Published by Minyanville
Following news of minimum wage hikes kicking in on Sunday, International Workers’ Day, Venezuelan president Hugo Chávez held a huge rally in Caracas’ Avenida Bolívar to announce full employment if he is re-elected in 2012.
After arriving in an open-top car, waving a flag and cheering along with the crowd, Hugo Chávez spoke to the sea of red that had gathered. He spoke of his aim to create more than 3 million jobs in the next eight years, ending unemployment completely.
"I am absolutely sure we will incorporate 3.5 million jobs in the next eight years," he said. “I have a year and a half more in this government, then six more in the next one!”
Unemployment was at 8.6% of the economically active population in March. Younger people in Venezuela are suffering more, however, with 20% of those between 15 and 24 out of work.
Chávez often fails to meet his somewhat optimistic targets. His promises and rhetoric still resonate with many, however, as demonstrated by the tens of thousands who attended the Sunday rally. Income from high oil prices is to be poured into social projects, placating the poor and in turn raising chances of re-election next year. However, milk and other essentials are getting scarce and electricity blackouts continue to be a problem, even hitting the capital city last month.
Recent policy decisions by Chávez appear to be his preparation for elections. Wage hikes of 15% on May 1 followed by a further 10% in September will bring wages up to $360 a month. The increase is still, however, lower than the 27% inflation which the country found itself suffering in 2010.
It was announced last week that $1.63 billion will be ploughed into Venezuelan universities, increasing wages of university professors as well as administrative staff. Also on the list were nurses and other public administration staff, set to see wage increases of 45%. The wage hikes are thought to be costing the Treasury $4.02 billion.
Inflation figures of 22.9% for the year through to April, down from 30.4% in the same period last year, will surely put a damper on any public celebration. The CPI rise of 1.4% in April was lower than the same period last year, where the figure rose 5.2%.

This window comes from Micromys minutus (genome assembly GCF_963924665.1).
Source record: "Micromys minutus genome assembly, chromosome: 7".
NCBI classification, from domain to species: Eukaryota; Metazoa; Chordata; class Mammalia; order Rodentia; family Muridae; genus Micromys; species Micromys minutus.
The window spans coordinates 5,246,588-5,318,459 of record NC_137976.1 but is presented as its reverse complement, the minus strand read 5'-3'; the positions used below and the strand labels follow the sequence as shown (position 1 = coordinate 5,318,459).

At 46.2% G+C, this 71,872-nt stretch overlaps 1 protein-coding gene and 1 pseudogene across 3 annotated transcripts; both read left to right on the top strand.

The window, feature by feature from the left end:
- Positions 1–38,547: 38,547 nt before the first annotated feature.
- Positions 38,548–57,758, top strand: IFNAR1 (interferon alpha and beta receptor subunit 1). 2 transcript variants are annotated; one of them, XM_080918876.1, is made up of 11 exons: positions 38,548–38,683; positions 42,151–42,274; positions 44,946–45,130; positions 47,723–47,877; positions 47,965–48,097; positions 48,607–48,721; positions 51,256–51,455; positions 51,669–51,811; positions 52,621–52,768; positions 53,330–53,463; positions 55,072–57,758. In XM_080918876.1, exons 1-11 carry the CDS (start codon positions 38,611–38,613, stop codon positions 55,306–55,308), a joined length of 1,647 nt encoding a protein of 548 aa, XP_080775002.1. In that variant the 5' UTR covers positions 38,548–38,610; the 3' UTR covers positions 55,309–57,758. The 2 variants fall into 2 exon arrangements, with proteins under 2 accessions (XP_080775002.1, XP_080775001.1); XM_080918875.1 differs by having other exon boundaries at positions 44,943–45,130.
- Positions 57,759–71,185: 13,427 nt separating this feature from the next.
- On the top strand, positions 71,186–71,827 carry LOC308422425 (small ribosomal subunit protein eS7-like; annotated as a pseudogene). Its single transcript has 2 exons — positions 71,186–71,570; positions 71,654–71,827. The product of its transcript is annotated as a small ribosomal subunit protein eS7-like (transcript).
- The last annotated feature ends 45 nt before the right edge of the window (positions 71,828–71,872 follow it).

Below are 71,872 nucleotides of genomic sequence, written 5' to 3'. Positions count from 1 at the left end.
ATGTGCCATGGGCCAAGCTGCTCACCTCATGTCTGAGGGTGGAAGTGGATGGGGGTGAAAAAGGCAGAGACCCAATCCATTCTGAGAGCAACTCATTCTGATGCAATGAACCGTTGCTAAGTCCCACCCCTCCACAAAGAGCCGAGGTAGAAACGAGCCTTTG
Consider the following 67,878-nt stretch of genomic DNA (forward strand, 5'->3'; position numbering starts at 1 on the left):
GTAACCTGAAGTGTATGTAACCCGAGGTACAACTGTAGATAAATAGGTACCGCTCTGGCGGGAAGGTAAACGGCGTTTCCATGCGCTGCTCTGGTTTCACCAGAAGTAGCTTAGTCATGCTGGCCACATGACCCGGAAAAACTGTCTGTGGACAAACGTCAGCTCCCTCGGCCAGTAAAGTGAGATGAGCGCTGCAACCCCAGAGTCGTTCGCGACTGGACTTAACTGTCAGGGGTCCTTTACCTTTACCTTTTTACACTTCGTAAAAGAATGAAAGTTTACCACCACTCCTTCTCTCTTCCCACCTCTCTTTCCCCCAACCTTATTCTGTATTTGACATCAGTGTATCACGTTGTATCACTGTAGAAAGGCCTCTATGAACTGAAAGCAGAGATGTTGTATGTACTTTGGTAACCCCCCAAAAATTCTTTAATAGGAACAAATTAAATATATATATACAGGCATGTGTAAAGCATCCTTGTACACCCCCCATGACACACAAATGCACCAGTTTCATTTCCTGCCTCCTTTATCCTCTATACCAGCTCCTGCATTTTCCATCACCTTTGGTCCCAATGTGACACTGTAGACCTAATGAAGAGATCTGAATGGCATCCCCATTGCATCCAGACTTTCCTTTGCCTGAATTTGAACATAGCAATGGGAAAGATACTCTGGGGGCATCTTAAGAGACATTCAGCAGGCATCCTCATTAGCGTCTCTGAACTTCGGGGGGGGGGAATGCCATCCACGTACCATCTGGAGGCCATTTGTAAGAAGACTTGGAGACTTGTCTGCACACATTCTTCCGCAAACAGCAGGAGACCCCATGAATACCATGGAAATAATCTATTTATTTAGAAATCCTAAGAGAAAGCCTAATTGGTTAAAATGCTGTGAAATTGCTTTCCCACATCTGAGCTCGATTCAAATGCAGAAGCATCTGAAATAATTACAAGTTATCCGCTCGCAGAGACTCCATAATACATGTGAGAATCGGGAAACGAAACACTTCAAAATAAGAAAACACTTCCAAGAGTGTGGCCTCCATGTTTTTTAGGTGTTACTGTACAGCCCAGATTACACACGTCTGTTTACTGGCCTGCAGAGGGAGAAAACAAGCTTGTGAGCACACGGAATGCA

His need to find funding for a $7 billion housing initiative has forced Chávez to ask the central bank to lower reserve requirements by as much as 3%. This would lower the 17% of banks’ funds which must be held with the central bank. Central bank president Nelson Merentes suggested that this could free up around $2.3 billion.
The move, like many of Chavez’s, appears slightly ad hoc. He said: “We are going to lower, we want to lower, we need to lower reserve requirements. Look, we’ve raised 10 billion bolivars in 10 minutes.”
Oil Tax Downplayed
Oil prices hit $110.33 per barrel last week, up from the previous week’s $108.29. This raises the year average to $95.04. The oil windfall taxes announced last month, whereby a 95% tax—up from 60%—will be levied on oil revenue when prices breach $100 per barrel, has been downplayed by the government, keen to mollify investors.
Oil minister Rafael Ramirez insisted that companies investing in new development would only pay the higher rates after their original investment had been recouped.
“This tax change is likely to have a chilling effect on private sector investment,” said a note from Nomura, who went on to describe it as ‘bordering on confiscation’. This ‘confiscation’ may bring $12.7 billion into government coffers this year if prices continue to be buoyed.
In fact, it is high oil prices which led investment bank Morgan Stanley this week to increase its estimate of Venezuelan 2011 economic growth to 3%, up tenfold from 0.3%.
The 2012 forecast is also up to 3.6%, previous 1.6%. However, the report was keen to stress that oil no longer has the same buoying effect on the Venezuelan economy it once did, suggesting that the previous two years have shown a correlation between oil prices and the country’s macroeconomic indicators deteriorate.
China Said to Invest $40 Billion
As it pulls Latin America from the United States, China is thought to be investing $40 billion in Venezuela’s energy sector. An anonymous oil ministry source told Platts that the joint investments are likely to reach that figure over the next decade.